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“It is a pretty clever hiding place,” remarked Don. “Anyone would have one chance in a hundred of finding it. I only stumbled across it because I was curious about the whole mound.”

“It pretty nearly stood Sackett in mighty good stead,” Jim said.

They left the cairn and went back to the thicket, to find the outlaw tugging frantically at his bonds, but when he saw them he sullenly ceased and became quiet. They untied him from the tree, leaving his hands tied, however, and helped him mount his horse. Then they left the thicket and started back for the ranch of the senorita.

Three miles from the ranch they were joined by the professor, the captain and Terry, who had become anxious because of their long absence and who had mounted and set out to find them. The meeting between the reunited friends was warm and they were glad to see that the author of all their troubles was taken at last.

“Well, Sackett,” said the professor, with a twinkle in his eyes. “It is certainly time that we took you. You had your inning at taking most of us and now it is our turn.”

“You won’t keep me long,” snarled the man.
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“No, we won’t,” struck in Captain Blow. “But the big house with the bars will hold on to you for a good long time, my bucko!”

“Who are you?” demanded the bay pirate. “I never did anything to you!”

“No, but your friend Captain Ryan took a couple of my sailors with him when he sailed on his last voyage. He’s taking another sail right now, down to San Francisco to the jail.”

“Tryin’ to be funny, aren’t you?” retorted the river pirate.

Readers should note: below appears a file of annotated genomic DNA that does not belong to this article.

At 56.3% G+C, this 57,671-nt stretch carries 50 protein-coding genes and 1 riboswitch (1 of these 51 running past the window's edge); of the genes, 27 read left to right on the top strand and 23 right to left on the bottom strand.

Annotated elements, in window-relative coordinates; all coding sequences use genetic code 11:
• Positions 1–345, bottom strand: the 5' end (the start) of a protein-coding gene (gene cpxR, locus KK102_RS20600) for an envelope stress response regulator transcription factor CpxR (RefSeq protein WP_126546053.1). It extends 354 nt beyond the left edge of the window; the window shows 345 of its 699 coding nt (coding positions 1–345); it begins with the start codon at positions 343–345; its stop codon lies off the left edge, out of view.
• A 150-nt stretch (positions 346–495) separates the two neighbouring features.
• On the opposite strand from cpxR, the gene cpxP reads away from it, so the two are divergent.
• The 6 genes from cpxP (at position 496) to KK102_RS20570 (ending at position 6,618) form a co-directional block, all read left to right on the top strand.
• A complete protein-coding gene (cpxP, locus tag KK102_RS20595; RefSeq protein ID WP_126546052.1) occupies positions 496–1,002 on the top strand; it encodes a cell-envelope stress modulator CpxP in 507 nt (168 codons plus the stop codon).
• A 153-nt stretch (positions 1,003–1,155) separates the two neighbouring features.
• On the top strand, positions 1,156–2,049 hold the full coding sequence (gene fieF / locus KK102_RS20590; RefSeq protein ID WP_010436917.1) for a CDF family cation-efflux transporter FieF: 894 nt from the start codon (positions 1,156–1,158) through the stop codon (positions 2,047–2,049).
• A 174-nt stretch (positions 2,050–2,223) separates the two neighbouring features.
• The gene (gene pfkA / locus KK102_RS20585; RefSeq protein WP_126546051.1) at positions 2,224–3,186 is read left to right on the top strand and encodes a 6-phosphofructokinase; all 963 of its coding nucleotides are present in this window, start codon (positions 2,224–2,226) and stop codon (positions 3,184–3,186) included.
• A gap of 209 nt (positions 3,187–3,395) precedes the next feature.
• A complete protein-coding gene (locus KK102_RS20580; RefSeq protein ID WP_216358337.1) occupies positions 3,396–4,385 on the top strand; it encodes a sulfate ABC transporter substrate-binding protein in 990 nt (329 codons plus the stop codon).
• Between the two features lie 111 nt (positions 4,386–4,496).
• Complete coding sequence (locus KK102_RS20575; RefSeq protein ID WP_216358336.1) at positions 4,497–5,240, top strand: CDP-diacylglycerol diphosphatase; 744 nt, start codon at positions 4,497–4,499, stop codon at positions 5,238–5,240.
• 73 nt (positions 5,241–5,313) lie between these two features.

“All of your gang is in custody, Sackett,” said Professor Scott, quietly.

They went back to the ranch, to find the senorita taking care of four wounded men, all of whom had slight wounds in the legs or shoulders. The overseer was one of them and he pleaded for mercy with the boys. Jim and Terry were undecided but Captain Blow and the professor were not.

“Can’t let these fellows go, any of ’em,” said the old captain. “He would have left you two boys’ bodies out there in the desert without thinking about it, according to Terry’s story, so you can’t let him go. Maybe he wouldn’t ever turn up to harm you again, but he’s a potential murderer and he’s better off behind bars.”
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It was now late at night and the whole party accepted the invitation to remain at the ranch until morning, at which time they were to take the prisoners to Quito and see that they were taken from there to San Francisco. The night passed without incident and in the morning the whole party, with the wounded men in a wagon which belonged to the senorita, started for the sea coast.

The journey to Quito was a long one and all of them did not make it. The professor dropped off at the Scott ranch and the others kept on with the cargo of dangerous rascals. In due time they reached the town, made out the proper papers, and then waited two days for a government boat to come and take the prisoners away. When this was done they went back to the Scott ranch.

Subsequently Sackett, who was wanted for many types of crime, was placed behind the bars for the rest of his life and his crew of men each received all that was coming to them from their lives of dishonesty. The river pirates and bay pirate gang, of which Ryan and his crew formed the main branch, was broken up once and for all, and it was a good many years before any of them ever became free again.
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Captain Blow left a message at Quito for his mate and then joined the party that was going home. He had been invited to go with them on their gold hunt and was eager to do so. But this time all stories had been told and the boys in particular were impatient to go and dig for it.

“Well, now we’ll go have a look at that Spanish gold,” said the captain, as they started on the return trip. “And I want to have a look at that ship moored in the sand for so long! They say some of those old-timers were pretty good sailors, but I don’t think much of a skipper who runs his windjammer under the ground!”